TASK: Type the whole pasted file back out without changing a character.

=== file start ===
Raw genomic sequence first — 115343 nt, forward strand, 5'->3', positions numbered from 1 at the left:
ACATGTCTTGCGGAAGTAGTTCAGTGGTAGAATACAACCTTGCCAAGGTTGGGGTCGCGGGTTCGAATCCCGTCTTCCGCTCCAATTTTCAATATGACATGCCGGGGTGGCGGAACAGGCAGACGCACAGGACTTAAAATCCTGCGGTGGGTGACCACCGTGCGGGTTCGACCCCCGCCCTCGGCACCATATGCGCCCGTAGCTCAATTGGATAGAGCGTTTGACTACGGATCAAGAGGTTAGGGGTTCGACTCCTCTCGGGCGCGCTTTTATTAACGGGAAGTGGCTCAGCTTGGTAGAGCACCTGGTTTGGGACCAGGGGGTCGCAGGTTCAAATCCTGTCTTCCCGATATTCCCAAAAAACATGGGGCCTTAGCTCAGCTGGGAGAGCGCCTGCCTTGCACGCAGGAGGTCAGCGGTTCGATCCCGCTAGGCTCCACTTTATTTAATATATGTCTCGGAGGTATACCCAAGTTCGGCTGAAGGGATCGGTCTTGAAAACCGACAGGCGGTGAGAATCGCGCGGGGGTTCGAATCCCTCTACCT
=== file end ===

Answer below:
Raw genomic sequence first — 115343 nt, forward strand, 5'->3', positions numbered from 1 at the left:
ACATGTCTTGCGGAAGTAGTTCAGTGGTAGAATACAACCTTGCCAAGGTTGGGGTCGCGGGTTCGAATCCCGTCTTCCGCTCCAATTTTCAATATGACATGCCGGGGTGGCGGAACAGGCAGACGCACAGGACTTAAAATCCTGCGGTGGGTGACCACCGTGCGGGTTCGACCCCCGCCCTCGGCACCATATGCGCCCGTAGCTCAATTGGATAGAGCGTTTGACTACGGATCAAGAGGTTAGGGGTTCGACTCCTCTCGGGCGCGCTTTTATTAACGGGAAGTGGCTCAGCTTGGTAGAGCACCTGGTTTGGGACCAGGGGGTCGCAGGTTCAAATCCTGTCTTCCCGATATTCCCAAAAAACATGGGGCCTTAGCTCAGCTGGGAGAGCGCCTGCCTTGCACGCAGGAGGTCAGCGGTTCGATCCCGCTAGGCTCCACTTTATTTAATATATGTCTCGGAGGTATACCCAAGTTCGGCTGAAGGGATCGGTCTTGAAAACCGACAGGCGGTGAGAATCGCGCGGGGGTTCGAATCCCTCTACCT